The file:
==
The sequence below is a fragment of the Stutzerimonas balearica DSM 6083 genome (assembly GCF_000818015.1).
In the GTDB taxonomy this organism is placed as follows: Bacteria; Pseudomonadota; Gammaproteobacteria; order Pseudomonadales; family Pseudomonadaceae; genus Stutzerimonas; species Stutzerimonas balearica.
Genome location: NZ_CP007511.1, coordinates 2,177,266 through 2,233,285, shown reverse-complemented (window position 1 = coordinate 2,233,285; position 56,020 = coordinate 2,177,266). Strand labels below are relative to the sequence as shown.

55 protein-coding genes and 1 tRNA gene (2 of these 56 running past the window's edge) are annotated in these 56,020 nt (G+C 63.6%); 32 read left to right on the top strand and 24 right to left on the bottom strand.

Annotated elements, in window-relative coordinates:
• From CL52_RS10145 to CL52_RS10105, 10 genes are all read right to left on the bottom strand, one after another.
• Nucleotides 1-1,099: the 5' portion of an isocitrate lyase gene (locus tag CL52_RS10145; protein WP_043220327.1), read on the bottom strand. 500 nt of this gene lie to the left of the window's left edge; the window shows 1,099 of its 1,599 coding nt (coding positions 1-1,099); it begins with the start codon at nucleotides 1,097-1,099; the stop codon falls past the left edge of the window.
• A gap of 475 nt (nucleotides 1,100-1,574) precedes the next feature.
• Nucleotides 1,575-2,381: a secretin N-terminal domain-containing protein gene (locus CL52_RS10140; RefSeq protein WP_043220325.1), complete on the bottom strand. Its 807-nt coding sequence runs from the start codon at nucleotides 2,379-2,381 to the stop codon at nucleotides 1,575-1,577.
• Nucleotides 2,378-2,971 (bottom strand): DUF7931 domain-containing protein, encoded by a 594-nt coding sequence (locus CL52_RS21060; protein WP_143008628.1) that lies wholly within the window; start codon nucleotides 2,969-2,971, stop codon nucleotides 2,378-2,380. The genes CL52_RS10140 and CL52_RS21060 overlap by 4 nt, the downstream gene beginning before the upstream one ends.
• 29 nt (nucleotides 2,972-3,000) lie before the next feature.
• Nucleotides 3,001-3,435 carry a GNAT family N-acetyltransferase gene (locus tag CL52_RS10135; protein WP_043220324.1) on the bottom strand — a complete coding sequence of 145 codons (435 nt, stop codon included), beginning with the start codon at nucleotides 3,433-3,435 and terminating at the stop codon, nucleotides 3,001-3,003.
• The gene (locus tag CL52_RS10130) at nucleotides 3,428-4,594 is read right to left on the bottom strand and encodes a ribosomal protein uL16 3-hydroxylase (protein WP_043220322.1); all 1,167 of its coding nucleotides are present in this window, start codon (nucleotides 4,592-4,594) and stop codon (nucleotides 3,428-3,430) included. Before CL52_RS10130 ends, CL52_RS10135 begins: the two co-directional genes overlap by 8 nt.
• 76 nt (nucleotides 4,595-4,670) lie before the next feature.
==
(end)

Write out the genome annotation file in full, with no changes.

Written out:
The sequence below is a fragment of the Stutzerimonas balearica DSM 6083 genome (assembly GCF_000818015.1).
In the GTDB taxonomy this organism is placed as follows: Bacteria; Pseudomonadota; Gammaproteobacteria; order Pseudomonadales; family Pseudomonadaceae; genus Stutzerimonas; species Stutzerimonas balearica.
Genome location: NZ_CP007511.1, coordinates 2,177,266 through 2,233,285, shown reverse-complemented (window position 1 = coordinate 2,233,285; position 56,020 = coordinate 2,177,266). Strand labels below are relative to the sequence as shown.

55 protein-coding genes and 1 tRNA gene (2 of these 56 running past the window's edge) are annotated in these 56,020 nt (G+C 63.6%); 32 read left to right on the top strand and 24 right to left on the bottom strand.

Annotated elements, in window-relative coordinates:
• From CL52_RS10145 to CL52_RS10105, 10 genes are all read right to left on the bottom strand, one after another.
• Nucleotides 1-1,099: the 5' portion of an isocitrate lyase gene (locus tag CL52_RS10145; protein WP_043220327.1), read on the bottom strand. 500 nt of this gene lie to the left of the window's left edge; the window shows 1,099 of its 1,599 coding nt (coding positions 1-1,099); it begins with the start codon at nucleotides 1,097-1,099; the stop codon falls past the left edge of the window.
• A gap of 475 nt (nucleotides 1,100-1,574) precedes the next feature.
• Nucleotides 1,575-2,381: a secretin N-terminal domain-containing protein gene (locus CL52_RS10140; RefSeq protein WP_043220325.1), complete on the bottom strand. Its 807-nt coding sequence runs from the start codon at nucleotides 2,379-2,381 to the stop codon at nucleotides 1,575-1,577.
• Nucleotides 2,378-2,971 (bottom strand): DUF7931 domain-containing protein, encoded by a 594-nt coding sequence (locus CL52_RS21060; protein WP_143008628.1) that lies wholly within the window; start codon nucleotides 2,969-2,971, stop codon nucleotides 2,378-2,380. The genes CL52_RS10140 and CL52_RS21060 overlap by 4 nt, the downstream gene beginning before the upstream one ends.
• 29 nt (nucleotides 2,972-3,000) lie before the next feature.
• Nucleotides 3,001-3,435 carry a GNAT family N-acetyltransferase gene (locus tag CL52_RS10135; protein WP_043220324.1) on the bottom strand — a complete coding sequence of 145 codons (435 nt, stop codon included), beginning with the start codon at nucleotides 3,433-3,435 and terminating at the stop codon, nucleotides 3,001-3,003.
• The gene (locus tag CL52_RS10130) at nucleotides 3,428-4,594 is read right to left on the bottom strand and encodes a ribosomal protein uL16 3-hydroxylase (protein WP_043220322.1); all 1,167 of its coding nucleotides are present in this window, start codon (nucleotides 4,592-4,594) and stop codon (nucleotides 3,428-3,430) included. Before CL52_RS10130 ends, CL52_RS10135 begins: the two co-directional genes overlap by 8 nt.
• 76 nt (nucleotides 4,595-4,670) lie before the next feature.